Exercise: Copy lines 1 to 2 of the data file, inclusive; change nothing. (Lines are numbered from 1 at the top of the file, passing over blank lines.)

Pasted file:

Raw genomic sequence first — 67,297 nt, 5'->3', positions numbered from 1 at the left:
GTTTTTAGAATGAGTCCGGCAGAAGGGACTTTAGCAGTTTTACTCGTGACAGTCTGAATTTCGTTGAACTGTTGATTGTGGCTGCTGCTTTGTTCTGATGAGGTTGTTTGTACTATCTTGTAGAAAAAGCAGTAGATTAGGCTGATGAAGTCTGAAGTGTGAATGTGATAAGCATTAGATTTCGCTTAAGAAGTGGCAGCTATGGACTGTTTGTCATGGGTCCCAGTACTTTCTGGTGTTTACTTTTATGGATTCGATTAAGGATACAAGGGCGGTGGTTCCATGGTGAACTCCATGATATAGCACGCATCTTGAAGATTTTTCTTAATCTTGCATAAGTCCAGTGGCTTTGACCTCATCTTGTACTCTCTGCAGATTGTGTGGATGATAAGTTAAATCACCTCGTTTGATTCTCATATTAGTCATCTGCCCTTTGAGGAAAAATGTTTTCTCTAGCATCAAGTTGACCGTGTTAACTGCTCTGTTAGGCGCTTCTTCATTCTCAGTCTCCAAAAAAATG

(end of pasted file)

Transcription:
Raw genomic sequence first — 67,297 nt, 5'->3', positions numbered from 1 at the left:
GTTTTTAGAATGAGTCCGGCAGAAGGGACTTTAGCAGTTTTACTCGTGACAGTCTGAATTTCGTTGAACTGTTGATTGTGGCTGCTGCTTTGTTCTGATGAGGTTGTTTGTACTATCTTGTAGAAAAAGCAGTAGATTAGGCTGATGAAGTCTGAAGTGTGAATGTGATAAGCATTAGATTTCGCTTAAGAAGTGGCAGCTATGGACTGTTTGTCATGGGTCCCAGTACTTTCTGGTGTTTACTTTTATGGATTCGATTAAGGATACAAGGGCGGTGGTTCCATGGTGAACTCCATGATATAGCACGCATCTTGAAGATTTTTCTTAATCTTGCATAAGTCCAGTGGCTTTGACCTCATCTTGTACTCTCTGCAGATTGTGTGGATGATAAGTTAAATCACCTCGTTTGATTCTCATATTAGTCATCTGCCCTTTGAGGAAAAATGTTTTCTCTAGCATCAAGTTGACCGTGTTAACTGCTCTGTTAGGCGCTTCTTCATTCTCAGTCTCCAAAAAAATG